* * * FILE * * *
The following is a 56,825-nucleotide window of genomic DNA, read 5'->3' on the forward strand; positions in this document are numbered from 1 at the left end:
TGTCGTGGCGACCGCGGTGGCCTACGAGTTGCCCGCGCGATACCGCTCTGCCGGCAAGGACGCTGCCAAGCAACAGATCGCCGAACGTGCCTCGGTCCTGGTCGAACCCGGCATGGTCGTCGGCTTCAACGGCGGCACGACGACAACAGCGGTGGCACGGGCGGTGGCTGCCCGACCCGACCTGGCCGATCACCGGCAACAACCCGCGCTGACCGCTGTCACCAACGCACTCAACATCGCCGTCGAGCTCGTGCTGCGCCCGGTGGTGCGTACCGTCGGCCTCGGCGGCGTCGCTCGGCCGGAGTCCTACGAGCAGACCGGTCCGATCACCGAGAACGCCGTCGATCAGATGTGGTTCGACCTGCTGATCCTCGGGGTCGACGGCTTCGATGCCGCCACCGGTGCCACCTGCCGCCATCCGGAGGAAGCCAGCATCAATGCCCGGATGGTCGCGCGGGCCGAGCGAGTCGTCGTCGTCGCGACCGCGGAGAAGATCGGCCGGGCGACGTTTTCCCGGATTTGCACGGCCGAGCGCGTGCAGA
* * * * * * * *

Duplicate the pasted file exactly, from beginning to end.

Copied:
The following is a 56,825-nucleotide window of genomic DNA, read 5'->3' on the forward strand; positions in this document are numbered from 1 at the left end:
TGTCGTGGCGACCGCGGTGGCCTACGAGTTGCCCGCGCGATACCGCTCTGCCGGCAAGGACGCTGCCAAGCAACAGATCGCCGAACGTGCCTCGGTCCTGGTCGAACCCGGCATGGTCGTCGGCTTCAACGGCGGCACGACGACAACAGCGGTGGCACGGGCGGTGGCTGCCCGACCCGACCTGGCCGATCACCGGCAACAACCCGCGCTGACCGCTGTCACCAACGCACTCAACATCGCCGTCGAGCTCGTGCTGCGCCCGGTGGTGCGTACCGTCGGCCTCGGCGGCGTCGCTCGGCCGGAGTCCTACGAGCAGACCGGTCCGATCACCGAGAACGCCGTCGATCAGATGTGGTTCGACCTGCTGATCCTCGGGGTCGACGGCTTCGATGCCGCCACCGGTGCCACCTGCCGCCATCCGGAGGAAGCCAGCATCAATGCCCGGATGGTCGCGCGGGCCGAGCGAGTCGTCGTCGTCGCGACCGCGGAGAAGATCGGCCGGGCGACGTTTTCCCGGATTTGCACGGCCGAGCGCGTGCAGA